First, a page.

TCB Publications - Abstract

Gregory T. Tietjen, Javier L. Baylon, Daniel Kerr, Zhiliang Gong, J. Michael Henderson, Charles T. R. Heffern, Mati Meron, Binhua Lin, Mark L. Schlossman, Erin J. Adams, Emad Tajkhorshid, and Ka Yee C. Lee. Coupling X-ray reflectivity and in silico binding to yield dynamics of membrane recognition by Tim1. Biophysical Journal, 113:1505-1519, 2017. (PMC: PMC5627149)

TIET2017-ET The dynamic nature of lipid membranes presents significant challenges with respect to understanding the molec- ular basis of protein/membrane interactions. Consequently, there is relatively little known about the structural mechanisms by which membrane-binding proteins might distinguish subtle variations in lipid membrane composition and/or structure. We have previously developed a multidisciplinary approach that combines molecular dynamics simulation with interfacial x-ray scat- tering experiments to produce an atomistic model for phosphatidylserine recognition by the immune receptor Tim4. However, this approach requires a previously determined protein crystal structure in a membrane-bound conformation. Tim1, a Tim4 homolog with distinct differences in both immunological function and sensitivity to membrane composition, was crystalized in a closed-loop conformation that is unlikely to support membrane binding. Here we have used a previously described highly mobile membrane mimetic membrane in combination with a conventional lipid bilayer model to generate a membrane-bound configuration of Tim1 in silico. This refined structure provided a significantly improved fit of experimental x-ray reflectivity data. Moreover, the coupling of the x-ray reflectivity analysis with both highly mobile membrane mimetic membranes and conventional lipid bilayer molecular dynamics simulations yielded a dynamic model of phosphatidylserine membrane recognition by Tim1 with atomic-level detail. In addition to providing, to our knowledge, new insights into the molecular mechanisms that distinguish the various Tim receptors, these results demonstrate that in silico membrane-binding simulations can remove the requirement that the existing crystal structure be in the membrane-bound conformation for effective x-ray reflectivity analysis. Consequently, this refined methodology has the potential for much broader applicability with respect to defining the atomistic details of membrane-binding proteins.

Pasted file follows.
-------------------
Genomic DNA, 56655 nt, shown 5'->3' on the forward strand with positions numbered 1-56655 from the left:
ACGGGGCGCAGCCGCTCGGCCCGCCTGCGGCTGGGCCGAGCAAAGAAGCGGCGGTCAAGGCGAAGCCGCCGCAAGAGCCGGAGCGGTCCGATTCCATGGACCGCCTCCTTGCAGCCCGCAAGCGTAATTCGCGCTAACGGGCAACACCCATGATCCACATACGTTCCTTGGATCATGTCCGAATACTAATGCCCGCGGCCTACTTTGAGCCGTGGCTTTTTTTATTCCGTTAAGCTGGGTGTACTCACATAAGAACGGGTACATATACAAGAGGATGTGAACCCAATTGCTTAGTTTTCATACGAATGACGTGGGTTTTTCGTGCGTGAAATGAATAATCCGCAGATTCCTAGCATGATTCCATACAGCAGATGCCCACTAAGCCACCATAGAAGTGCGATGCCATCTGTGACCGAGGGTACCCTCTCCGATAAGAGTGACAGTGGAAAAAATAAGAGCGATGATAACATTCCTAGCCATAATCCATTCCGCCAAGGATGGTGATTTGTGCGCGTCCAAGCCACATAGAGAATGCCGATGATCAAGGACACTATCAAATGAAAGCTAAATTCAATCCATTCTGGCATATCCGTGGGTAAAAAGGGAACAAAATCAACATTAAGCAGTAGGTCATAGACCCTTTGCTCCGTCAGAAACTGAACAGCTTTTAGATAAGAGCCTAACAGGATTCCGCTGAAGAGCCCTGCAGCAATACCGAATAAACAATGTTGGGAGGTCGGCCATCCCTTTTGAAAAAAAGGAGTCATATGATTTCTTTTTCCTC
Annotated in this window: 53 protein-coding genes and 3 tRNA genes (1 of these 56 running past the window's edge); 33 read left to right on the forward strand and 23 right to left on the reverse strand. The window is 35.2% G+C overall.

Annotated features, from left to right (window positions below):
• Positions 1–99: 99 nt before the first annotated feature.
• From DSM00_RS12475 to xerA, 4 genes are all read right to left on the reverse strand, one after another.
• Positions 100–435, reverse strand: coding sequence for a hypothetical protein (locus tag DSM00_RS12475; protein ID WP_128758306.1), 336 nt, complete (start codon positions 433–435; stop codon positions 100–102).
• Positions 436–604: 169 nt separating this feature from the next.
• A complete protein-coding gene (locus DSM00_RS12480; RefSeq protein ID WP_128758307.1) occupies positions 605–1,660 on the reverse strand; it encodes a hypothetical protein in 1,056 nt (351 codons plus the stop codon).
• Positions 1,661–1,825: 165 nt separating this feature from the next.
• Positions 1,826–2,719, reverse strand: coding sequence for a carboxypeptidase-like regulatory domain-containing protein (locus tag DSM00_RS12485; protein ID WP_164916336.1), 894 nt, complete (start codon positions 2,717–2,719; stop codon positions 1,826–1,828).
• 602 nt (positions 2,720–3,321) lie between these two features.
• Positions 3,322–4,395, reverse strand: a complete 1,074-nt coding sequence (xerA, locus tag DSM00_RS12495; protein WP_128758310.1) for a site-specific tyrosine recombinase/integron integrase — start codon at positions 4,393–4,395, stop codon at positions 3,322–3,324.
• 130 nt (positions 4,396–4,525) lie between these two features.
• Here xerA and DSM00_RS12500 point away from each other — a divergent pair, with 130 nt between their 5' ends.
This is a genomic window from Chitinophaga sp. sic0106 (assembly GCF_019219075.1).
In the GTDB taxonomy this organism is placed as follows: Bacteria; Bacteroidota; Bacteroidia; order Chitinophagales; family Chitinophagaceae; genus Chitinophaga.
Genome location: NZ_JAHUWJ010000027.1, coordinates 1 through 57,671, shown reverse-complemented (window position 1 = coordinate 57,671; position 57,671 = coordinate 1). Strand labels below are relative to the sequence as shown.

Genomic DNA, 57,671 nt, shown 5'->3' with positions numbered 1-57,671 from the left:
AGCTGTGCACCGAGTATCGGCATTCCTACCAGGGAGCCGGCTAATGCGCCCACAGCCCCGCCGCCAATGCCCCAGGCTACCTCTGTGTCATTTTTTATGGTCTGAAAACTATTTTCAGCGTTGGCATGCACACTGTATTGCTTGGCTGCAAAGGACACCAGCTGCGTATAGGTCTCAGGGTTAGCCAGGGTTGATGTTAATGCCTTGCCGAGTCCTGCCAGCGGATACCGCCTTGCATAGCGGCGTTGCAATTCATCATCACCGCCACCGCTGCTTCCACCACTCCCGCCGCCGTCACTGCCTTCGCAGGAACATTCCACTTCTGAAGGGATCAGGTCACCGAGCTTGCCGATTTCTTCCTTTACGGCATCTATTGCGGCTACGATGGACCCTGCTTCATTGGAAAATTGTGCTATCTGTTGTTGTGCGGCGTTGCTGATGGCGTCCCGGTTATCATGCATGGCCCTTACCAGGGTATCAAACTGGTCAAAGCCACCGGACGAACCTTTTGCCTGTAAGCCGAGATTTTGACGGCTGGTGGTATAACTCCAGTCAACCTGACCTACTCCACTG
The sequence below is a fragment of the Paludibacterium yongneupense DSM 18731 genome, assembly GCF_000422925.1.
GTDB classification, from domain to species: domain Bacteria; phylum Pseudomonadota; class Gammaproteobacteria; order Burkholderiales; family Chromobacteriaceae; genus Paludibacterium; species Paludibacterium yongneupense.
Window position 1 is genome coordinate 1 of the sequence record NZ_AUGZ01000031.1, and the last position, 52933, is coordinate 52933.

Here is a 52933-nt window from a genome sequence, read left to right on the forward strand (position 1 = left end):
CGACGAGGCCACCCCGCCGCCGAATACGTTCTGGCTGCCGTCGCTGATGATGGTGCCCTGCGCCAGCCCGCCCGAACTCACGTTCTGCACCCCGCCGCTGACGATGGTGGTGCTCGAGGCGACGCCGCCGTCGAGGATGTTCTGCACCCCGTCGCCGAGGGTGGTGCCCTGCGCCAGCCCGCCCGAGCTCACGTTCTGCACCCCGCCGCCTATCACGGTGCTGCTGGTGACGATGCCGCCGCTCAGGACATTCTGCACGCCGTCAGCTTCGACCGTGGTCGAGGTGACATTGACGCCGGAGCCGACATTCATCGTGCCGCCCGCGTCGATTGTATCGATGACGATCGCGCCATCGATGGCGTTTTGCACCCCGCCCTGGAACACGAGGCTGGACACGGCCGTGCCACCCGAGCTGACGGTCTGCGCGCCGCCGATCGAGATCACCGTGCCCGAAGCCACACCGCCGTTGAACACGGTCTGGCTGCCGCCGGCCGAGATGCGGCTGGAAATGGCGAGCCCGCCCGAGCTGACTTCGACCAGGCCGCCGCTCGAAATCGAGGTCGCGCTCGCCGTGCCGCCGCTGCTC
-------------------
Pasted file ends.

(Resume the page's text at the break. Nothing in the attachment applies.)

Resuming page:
Download Full Text

The manuscripts available on our site are provided for your personal use only and may not be retransmitted or redistributed without written permissions from the paper's publisher and author. You may not upload any of this site's material to any public server, on-line service, network, or bulletin board without prior written permission from the publisher and author. You may not make copies for any commercial purpose. Reproduction or storage of materials retrieved from this web site is subject to the U.S. Copyright Act of 1976, Title 17 U.S.C.

Download full text: Journal, Request a Copy